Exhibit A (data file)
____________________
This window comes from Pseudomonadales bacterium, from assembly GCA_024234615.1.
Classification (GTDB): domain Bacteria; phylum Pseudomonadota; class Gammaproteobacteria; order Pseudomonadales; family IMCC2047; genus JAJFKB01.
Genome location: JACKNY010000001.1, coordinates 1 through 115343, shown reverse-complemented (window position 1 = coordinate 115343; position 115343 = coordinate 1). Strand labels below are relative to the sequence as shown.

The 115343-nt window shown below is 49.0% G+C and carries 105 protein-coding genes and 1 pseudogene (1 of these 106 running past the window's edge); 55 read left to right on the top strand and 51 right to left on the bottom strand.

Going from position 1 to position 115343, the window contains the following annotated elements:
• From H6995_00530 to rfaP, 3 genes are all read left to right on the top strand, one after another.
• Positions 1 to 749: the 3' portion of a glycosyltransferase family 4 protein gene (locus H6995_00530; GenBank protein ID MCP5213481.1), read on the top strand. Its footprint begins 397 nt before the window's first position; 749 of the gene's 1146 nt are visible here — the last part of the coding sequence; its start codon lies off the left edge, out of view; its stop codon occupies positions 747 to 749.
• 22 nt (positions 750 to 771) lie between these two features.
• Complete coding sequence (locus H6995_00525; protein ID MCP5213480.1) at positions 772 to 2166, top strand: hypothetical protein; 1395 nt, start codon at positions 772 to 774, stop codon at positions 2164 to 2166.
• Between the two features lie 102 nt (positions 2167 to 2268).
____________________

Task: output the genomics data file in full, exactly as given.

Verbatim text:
This window comes from Pseudomonadales bacterium, from assembly GCA_024234615.1.
Classification (GTDB): domain Bacteria; phylum Pseudomonadota; class Gammaproteobacteria; order Pseudomonadales; family IMCC2047; genus JAJFKB01.
Genome location: JACKNY010000001.1, coordinates 1 through 115343, shown reverse-complemented (window position 1 = coordinate 115343; position 115343 = coordinate 1). Strand labels below are relative to the sequence as shown.

The 115343-nt window shown below is 49.0% G+C and carries 105 protein-coding genes and 1 pseudogene (1 of these 106 running past the window's edge); 55 read left to right on the top strand and 51 right to left on the bottom strand.

Going from position 1 to position 115343, the window contains the following annotated elements:
• From H6995_00530 to rfaP, 3 genes are all read left to right on the top strand, one after another.
• Positions 1 to 749: the 3' portion of a glycosyltransferase family 4 protein gene (locus H6995_00530; GenBank protein ID MCP5213481.1), read on the top strand. Its footprint begins 397 nt before the window's first position; 749 of the gene's 1146 nt are visible here — the last part of the coding sequence; its start codon lies off the left edge, out of view; its stop codon occupies positions 747 to 749.
• 22 nt (positions 750 to 771) lie between these two features.
• Complete coding sequence (locus H6995_00525; protein ID MCP5213480.1) at positions 772 to 2166, top strand: hypothetical protein; 1395 nt, start codon at positions 772 to 774, stop codon at positions 2164 to 2166.
• Between the two features lie 102 nt (positions 2167 to 2268).